orville

The Orville (Bruce Broughton, John Debney, Joel McNeely & Andrew Cottee)

What is it?

Now in its second season, The Orville is the brainchild of producer Seth McFarlane: a science fiction show set in a shiny, utopian future with the eponymous starship on a mission to…well, explore strange new worlds and seek out new life and new civilizations. Effectively McFarlane’s take on Star Trek: The Next Generation, The Orville’s scripts and filming style would fit right into that series, the main difference being the addition of McFarlane’s zany humor – which is a bit hit-and-miss, but for the most part works surprisingly well in this context. That being said, The Orville quite often tackles serious issues, with the episodes sometimes ending on a more sombre note than TNG usually did.

Not only a big fan of Star Trek but also of orchestral film music, McFarlane has enlisted some first class talent for the scoring duties: veterans Bruce Broughton, John Debney and Joel McNeely, and relative newcomer Andrew Cottee. This release from La-La Land Records contains a suite from all 12 season one episodes, typically around 10-12 minutes each. Broughton supplies the main theme and pilot score, while the bulk of the episodic underscoring is by Debney and McNeely, with five episodes each, and Cottee delivering one episode. It is all performed by a 75-piece orchestra – quite unheard of in today’s TV scoring.

How is it?

Broughton sets the tone with his main theme – not quite a march, but bright and optimistic, and a perfect match for the show’s easygoing, breezy attitude. The four composers have similar, compatible styles, all working within the neoromantic, Williams-esque orchestral idiom, creating a high degree of musical unity between the episodes. Just as the show itself is a throwback to 80s and 90s genre storytelling, so it is with its music: Symphonic, thematic, consonant, carefully orchestrated, and given a prominent place in the episodes’ soundscape. There is plenty for the orchestral film music fan to enjoy, and the album is consistently entertaining.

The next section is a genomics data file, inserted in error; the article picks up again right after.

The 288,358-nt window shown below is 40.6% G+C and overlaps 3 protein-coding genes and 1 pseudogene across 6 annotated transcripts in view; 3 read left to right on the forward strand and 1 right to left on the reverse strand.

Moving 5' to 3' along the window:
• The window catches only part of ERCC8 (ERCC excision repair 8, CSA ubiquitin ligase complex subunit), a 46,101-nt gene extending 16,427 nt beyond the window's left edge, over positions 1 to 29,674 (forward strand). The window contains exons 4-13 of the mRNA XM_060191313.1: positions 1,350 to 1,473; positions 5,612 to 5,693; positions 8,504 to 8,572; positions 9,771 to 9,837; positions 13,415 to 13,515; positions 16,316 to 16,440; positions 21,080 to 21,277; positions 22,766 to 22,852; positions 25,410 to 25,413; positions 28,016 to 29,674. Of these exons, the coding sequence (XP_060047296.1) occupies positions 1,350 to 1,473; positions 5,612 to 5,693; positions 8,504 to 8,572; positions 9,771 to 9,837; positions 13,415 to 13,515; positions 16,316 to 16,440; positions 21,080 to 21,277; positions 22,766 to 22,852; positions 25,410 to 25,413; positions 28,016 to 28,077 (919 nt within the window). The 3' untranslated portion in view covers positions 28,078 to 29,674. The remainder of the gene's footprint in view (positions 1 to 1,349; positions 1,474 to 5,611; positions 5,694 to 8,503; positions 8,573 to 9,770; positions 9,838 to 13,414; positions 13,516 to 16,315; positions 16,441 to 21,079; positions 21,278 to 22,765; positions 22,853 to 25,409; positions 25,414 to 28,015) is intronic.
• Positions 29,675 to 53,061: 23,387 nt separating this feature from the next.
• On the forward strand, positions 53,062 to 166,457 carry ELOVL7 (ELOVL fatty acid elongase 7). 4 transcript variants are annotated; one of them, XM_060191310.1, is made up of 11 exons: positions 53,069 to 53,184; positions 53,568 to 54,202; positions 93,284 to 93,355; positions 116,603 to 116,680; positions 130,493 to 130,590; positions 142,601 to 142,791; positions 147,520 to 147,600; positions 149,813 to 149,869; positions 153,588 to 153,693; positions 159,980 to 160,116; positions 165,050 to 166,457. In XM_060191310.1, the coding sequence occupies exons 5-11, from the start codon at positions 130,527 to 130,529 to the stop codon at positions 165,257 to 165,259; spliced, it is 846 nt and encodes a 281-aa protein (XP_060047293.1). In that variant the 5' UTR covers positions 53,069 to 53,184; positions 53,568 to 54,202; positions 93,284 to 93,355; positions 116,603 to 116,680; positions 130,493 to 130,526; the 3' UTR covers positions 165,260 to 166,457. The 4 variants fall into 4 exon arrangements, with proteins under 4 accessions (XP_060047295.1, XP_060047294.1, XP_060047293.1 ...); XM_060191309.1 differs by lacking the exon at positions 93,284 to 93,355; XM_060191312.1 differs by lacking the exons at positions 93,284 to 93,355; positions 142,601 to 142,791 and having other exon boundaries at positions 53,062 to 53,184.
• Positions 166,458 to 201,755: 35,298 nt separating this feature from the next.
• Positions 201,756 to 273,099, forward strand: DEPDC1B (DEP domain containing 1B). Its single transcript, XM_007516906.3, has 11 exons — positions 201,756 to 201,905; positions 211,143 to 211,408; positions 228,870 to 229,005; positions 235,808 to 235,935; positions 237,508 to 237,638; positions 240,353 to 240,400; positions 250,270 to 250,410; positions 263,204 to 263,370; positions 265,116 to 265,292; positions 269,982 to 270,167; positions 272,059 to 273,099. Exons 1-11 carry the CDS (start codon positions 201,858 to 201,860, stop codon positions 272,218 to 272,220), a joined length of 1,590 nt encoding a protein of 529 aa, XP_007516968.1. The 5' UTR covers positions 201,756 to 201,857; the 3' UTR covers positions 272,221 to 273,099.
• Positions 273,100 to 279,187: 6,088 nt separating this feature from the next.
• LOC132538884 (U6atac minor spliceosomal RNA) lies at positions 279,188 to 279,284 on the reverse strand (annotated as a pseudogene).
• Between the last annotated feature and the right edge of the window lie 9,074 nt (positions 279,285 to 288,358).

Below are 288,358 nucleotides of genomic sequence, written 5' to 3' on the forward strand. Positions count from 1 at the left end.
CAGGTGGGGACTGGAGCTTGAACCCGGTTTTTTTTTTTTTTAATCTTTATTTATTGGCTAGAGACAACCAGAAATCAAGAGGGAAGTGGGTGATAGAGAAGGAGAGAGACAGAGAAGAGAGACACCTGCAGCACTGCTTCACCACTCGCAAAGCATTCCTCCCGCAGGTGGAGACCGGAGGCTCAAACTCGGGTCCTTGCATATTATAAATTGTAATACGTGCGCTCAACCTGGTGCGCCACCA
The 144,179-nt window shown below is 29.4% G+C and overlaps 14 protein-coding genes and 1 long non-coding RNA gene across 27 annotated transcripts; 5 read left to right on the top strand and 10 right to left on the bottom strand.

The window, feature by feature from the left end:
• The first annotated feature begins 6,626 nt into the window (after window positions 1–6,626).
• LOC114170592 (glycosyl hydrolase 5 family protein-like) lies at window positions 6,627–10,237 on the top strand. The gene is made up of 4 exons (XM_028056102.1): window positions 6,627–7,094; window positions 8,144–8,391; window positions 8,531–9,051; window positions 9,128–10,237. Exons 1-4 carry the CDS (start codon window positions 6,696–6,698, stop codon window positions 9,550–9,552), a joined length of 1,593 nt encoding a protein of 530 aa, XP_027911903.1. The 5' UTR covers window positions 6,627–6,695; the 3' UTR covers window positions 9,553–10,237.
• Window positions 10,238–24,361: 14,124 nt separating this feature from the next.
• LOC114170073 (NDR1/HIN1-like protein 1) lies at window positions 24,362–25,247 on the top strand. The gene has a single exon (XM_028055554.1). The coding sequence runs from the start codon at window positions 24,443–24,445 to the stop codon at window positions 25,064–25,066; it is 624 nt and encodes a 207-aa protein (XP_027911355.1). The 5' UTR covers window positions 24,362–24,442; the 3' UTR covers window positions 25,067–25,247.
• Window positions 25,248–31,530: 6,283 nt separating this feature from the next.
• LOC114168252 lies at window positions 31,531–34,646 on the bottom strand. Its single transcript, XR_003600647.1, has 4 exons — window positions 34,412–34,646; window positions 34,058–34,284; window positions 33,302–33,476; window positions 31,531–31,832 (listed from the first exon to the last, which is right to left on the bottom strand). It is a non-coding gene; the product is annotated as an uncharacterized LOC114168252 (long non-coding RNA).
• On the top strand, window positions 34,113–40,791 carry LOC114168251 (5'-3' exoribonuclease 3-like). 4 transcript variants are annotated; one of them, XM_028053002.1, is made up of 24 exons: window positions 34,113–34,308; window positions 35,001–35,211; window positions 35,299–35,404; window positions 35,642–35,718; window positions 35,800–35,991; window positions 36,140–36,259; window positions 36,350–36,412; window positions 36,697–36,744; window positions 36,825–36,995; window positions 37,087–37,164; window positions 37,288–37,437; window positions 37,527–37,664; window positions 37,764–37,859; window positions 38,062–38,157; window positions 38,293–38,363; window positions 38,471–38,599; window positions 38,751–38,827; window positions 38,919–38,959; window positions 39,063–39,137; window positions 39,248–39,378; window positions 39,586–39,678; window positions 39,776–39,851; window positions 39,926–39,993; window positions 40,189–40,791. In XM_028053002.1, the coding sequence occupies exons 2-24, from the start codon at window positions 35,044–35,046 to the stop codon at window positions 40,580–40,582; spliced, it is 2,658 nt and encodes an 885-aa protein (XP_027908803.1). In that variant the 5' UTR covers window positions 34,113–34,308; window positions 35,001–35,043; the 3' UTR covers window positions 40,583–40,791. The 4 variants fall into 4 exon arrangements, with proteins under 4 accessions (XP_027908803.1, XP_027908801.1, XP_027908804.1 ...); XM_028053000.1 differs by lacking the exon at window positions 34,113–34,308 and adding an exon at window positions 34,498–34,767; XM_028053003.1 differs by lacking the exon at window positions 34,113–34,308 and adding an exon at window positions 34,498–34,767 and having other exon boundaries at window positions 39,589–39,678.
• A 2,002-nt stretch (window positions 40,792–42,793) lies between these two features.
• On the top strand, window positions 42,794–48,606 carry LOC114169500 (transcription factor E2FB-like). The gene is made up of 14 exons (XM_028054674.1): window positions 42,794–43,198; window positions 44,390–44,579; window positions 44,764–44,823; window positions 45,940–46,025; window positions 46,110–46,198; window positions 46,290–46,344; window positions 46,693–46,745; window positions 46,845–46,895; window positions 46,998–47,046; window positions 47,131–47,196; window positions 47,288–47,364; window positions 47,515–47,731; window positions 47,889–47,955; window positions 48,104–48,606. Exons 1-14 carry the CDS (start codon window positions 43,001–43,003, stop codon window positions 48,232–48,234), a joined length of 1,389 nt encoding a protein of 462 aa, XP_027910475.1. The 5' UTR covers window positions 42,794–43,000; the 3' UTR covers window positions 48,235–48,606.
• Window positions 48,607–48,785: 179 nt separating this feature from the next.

The tracks run the gamut of moods and emotions, from beauty and melancholy to suspense, action and even a hint of horror. Highlights include Broughton’s shimmering and uplifting «Shuttle to the Ship», McNeely’s «Dorahl / The Roof Opens», with its lyrical and attractive sense of wonder, and the thrilling mixed-meter action rhythms of «Trip to the Mountains», also by McNeely. From Debney, there is the beautiful and seductive «Pria’s Theme», and he also contributes the album’s closest thing to a set piece, the six-minute «Bringing Lysella Aboard / Casting the Votes / Their World Can Do Better». After a lyrical and uplifting introduction, it soon shifts gears into a suspenseful and exciting build-up, breaking the symphonic mold with some groovy Zimmer-school synth ostinatos, before finishing with another quiet, lovely sequence.

And Cottee certainly holds his own among the veterans, with his own voice shining through in the orchestrations. There are some wonderful harmonizations and motifs in his quieter cues, like «Within the Anomaly» and «Commander Lamarr».

The composers know their sci fi film music history well, and from time to time we get a near-quote from a genre favorite: A snippet from Goldsmith’s Star Trek: The Motion Picture here, a hint of Williams’ Star Wars there, a riff from Horner’s Star Trek II: The Wrath of Khan over here. In a different context, this could easily be dismissed as laziness, but in this case it’s clearly a conscious decision by the composers and/or McFarlane, intended as part tongue-in-cheek and part tribute and pastiche. It also creates an extra layer of fun for the film score enthusiast, who can play “spot the influence” while listening or watching.

None of these scores will win any originality contest, but what we do get is two and a half hours of solid orchestral fun from composers who deliver first rate craftsmanship within a well-established film musical vocabulary.

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